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$0.04 Sports Drink, using Stoichiometry to reverse engineer the Gatorade and Pedialyte formula


Feel free to skip to the formula later in the article, the rest of the article describes the effectiveness and limitations.

Using College Chemistry 1 skills, you can calculate the amount of salt(NaCl), NoSalt(KCl), and Sugar needed to replicate Gatorade and Pedialyte.

This can be useful for rehydrating yourself after an intense workout, an intense night drinking, or an intense trip to the bathroom.

Inspired by Alex Harrison

Anecdotes on effectiveness

After running 6 miles in 90F+ sunny weather, water will not quench my thirst. I could drink 50oz of water and still be thirsty. This means you need salt. I have used this drink to quench my thirst.

After my friend accidentally drank what she thought was ~15% ‘apple pie moonshine’ but was closer to 30%, she was basically passed out. This ultra sugary drink was the recipe for a hangover. I made the World Health Organization rehydration drink and she hated it. But… no hangover, and we are in our 30s.

Limitations

Some ingredients are more complicated than an element on the periodic table of elements. You can still get within the same order of magnitude by comparing the order of ingredients. If an ingredient is shown after salt, you can assume there is less weight of it. Using this, we figured out that there should be more citric acid than salt.

There also seems to be Sodium Citrate, which I occasionally will add. I consider it negligible. I suppose an improvement would be including it in the sodium calculation. I should note that the World Health Organization rehydration drink includes Sodium Citrate or Sodium Bicarbonate. The scientific article I read mentioned this is for the correction of acidosis. I’m not certain the purpose, especially in the presence of citric acid. My only guess is that it makes a buffer solution. As soon as we talk about Buffers, we leave General Chemistry 1, and find ourselves in late General Chemistry 2. The lazy solution is to sprinkle a tiny bit of sodium citrate, which I rarely do.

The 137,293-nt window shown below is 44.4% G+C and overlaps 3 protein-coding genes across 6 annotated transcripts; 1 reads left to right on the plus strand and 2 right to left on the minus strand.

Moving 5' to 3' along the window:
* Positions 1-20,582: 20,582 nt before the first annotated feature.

You can/should substitute ~5g of sugar for fructose, I’m sure my athlete friends will pounce on me for suggesting we just use sugar. Its what I use. You somewhat need sugar as it helps the rehydration process.

The Formula for Homemade Gatorade and Pedialyte

I used a gram scale to measure these, but I provided the measurements in typical cooking measurements, this loses some of the accuracy but after making a few I started eyeballing it.

Gatorade

591 ml Water or 2.5 cups
0.636 g Salt (NaCl) or 1/16 tsp
0.124 g NoSalt (KCl) or 1 large pinch (3 small pinches)
35g Sugar or about 2 tbsp slightly heaping
0.8g Citric Acid or 1/8 tsp

It should be noted, my wife loves when I add 1/4 tsp citric acid, it makes it more like a candy drink. You can substitute this with lemon or lime juice. As a note my wife told me “Let them know I’m picky and was reluctant to try this, but now its my favorite.”

Pedialyte

360 ml Water or 1.5 cups
0.941 g Salt (NaCl) or 3/4 of a 1/8 tsp
0.534 g NoSalt (KCl) or 1/16 tsp
10g Sugar or a little less than 1tbsp

Bonus: World Health Organization rehydration drink. Warning this is absurdly salty, use this for emergencies only. This one is not fun, but it works. https://www.who.int/medicines/publications/pharmacopoeia/Oralrehydrationsalts.pdf

The Math – Calculate Your Own

Feel free to download the:

Sports Drink Calculator

to calculate your own size/strength sports drink.

Here is a photo of what you are going to work with, the green is the final answer.

Sports Drink Calculator

If you want this in Google Sheets format, or a request, shoot me an email. Contact Us is below.